#GivingTuesday for Accessible Legal Services

Accessible Legal Services was formed one year ago as a creative way to cater to lower to middle class clients in order to bridge the gap in legal services. Accessible Legal Services is the only fully functioning nonprofit law firm in operation in the State of Arkansas, and by providing access to justice and education, we improve our clients’ quality of life and value to the community.

Accessible Legal Services is committed to providing relief to a huge segment of the population in Arkansas who cannot afford a full-priced attorney, but who do not qualify for free legal assistance. Arkansas is seeing a dramatic increase in the number of litigants without legal representation. While the need for affordable legal services continues to increase, the resources available to provide those services are shrinking. There has been much discussion about the disappearing middle class and the plight of the working class. The average Arkansan has little or no retirement or personal savings, and if a legal problem arises, many Arkansans are unable to afford an attorney. Many people in Arkansas find themselves in situations where they are forced to choose between paying their bills or paying for an attorney.

Our nonprofit handles client claims on a case-by-case basis, taking into account the client’s household size and income. By indexing our hourly rate to a client’s income, Accessible Legal Services is doing something similar to what economists call “price discrimination,” which is charging different prices to different groups based on their ability to pay. Accessible Legal Services’ model is more finely tuned, and more responsive to their client’s needs. Each step up the income ladder, people who can pay more subsidize those who cannot. As a result, we are attempting to level a playing field that has been notoriously uneven for years, serving a constituency, the modest means middle class, that often feels itself forgotten between attempts to cater to the rich and aid the poor.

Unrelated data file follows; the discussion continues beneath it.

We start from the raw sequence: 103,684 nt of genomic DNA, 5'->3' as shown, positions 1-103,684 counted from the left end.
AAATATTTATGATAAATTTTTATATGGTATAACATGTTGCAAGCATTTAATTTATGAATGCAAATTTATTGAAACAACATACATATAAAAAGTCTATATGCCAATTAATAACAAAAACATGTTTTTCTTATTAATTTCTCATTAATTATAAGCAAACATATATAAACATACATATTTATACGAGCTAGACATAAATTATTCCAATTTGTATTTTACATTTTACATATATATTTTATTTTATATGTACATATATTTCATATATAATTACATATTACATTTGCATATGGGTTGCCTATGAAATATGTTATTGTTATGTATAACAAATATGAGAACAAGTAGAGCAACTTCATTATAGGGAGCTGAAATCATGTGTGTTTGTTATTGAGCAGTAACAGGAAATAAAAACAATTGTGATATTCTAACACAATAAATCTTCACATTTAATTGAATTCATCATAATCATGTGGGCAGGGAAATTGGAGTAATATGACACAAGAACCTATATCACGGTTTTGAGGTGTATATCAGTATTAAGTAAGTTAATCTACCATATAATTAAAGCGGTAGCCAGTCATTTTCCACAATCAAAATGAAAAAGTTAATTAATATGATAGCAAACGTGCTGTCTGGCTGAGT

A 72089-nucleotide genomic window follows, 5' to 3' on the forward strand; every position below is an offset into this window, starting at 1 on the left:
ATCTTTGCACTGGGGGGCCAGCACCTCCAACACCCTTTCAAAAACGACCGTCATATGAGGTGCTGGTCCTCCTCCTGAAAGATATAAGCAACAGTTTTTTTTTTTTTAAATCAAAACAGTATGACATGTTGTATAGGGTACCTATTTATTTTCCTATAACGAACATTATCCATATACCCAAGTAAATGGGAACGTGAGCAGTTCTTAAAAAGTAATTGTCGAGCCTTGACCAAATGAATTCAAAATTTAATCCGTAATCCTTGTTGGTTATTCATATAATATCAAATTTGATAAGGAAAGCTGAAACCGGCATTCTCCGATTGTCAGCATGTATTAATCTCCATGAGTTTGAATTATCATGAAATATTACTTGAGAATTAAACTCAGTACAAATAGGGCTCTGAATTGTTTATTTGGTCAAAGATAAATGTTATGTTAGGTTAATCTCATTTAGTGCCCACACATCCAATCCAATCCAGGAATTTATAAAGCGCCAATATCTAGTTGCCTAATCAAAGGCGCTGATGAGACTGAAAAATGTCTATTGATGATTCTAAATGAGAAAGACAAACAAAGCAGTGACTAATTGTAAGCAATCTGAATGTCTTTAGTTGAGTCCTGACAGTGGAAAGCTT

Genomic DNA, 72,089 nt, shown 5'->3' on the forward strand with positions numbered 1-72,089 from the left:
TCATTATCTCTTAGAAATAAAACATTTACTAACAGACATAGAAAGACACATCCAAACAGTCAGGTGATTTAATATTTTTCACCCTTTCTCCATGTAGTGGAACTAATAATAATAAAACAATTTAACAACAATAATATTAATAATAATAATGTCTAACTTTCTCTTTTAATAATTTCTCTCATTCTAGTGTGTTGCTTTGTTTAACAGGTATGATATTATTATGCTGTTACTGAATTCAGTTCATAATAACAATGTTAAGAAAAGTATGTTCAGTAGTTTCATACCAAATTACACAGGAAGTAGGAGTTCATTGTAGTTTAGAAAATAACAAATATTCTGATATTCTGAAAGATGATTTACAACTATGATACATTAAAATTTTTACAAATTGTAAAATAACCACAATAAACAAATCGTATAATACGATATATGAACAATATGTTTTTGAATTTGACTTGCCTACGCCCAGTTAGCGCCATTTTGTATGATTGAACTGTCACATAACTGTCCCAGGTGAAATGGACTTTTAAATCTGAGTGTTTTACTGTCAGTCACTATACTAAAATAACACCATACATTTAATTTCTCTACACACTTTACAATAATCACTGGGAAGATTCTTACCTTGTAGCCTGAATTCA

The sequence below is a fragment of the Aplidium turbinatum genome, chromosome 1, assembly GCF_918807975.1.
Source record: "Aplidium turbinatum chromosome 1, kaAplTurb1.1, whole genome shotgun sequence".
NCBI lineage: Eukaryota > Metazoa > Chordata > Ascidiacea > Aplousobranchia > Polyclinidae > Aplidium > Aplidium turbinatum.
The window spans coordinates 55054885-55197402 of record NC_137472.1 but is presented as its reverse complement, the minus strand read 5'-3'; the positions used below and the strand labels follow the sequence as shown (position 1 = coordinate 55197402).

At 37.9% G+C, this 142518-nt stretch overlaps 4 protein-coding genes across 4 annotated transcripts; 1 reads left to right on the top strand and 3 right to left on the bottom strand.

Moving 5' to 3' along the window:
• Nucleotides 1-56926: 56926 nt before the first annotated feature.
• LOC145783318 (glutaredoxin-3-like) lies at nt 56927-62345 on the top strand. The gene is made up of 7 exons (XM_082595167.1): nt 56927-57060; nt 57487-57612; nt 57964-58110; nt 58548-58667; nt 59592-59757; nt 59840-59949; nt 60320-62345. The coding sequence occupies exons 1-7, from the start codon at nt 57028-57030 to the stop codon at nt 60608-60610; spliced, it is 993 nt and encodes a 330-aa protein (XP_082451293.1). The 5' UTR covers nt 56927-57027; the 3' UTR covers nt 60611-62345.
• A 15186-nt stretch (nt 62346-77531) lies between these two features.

The second aspect of our program is to provide the skills necessary to get out of poverty to a segment of our community that has never received those skills, whether it is generational poverty or situational poverty. We teach Life Skills and Getting Ahead classes in the Garland County Detention Center and in inpatient drug treatment places around Hot Springs. Regarding the Life Skills classes, we combine instruction in applied skills training, basic academics, violence reduction, and the acquisition of moral values and life skills needed for inmates to successfully reintegrate into society. In the Getting Ahead classes, we utilize a prisoner reentry model. These classes reduce recidivism by building resources, accountability, and collaboration throughout the community.

Most recently, we have added a third aspect to our program, which includes low bono immigration legal services. Since there are so few immigration attorneys that practice in, and around Hot Springs, those attorneys charge exorbitant fees for their immigration related services. These fees are being waged against a segment of the population that has no way of paying them. As such, Accessible Legal Services has bridged that gap by offering our services to that segment of the population, again on a case-by-case basis, dependent on household size and income. The Court and judicial system can be incredibly difficult to understand and navigate, particularly for immigrants.

Because we are engaged in three different programs in our community, the cost of those programs can become quite expensive to operate. Therefore, we are requesting assistance from you to assist us in these costs.

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Traveling to the Country

It’s never a dull moment in the life of a nonprofit lawyer.  We tend to end up doing things on a daily basis that a typical attorney would never get even dream of doing!  I am helping a client start a new nonprofit.  When she scheduled the first board meeting, she asked me to attend; however, the board meeting was being held at her house.  Her house ended up being an hour away and was located 6 miles down a dirt road.

Once I finally arrived at her house, I found that her house was FILLED with taxidermied animals, and most of the animals were shot on her property.  It turned out to be a good board meeting, but those stuffed animals took me by surprise.  I must admit!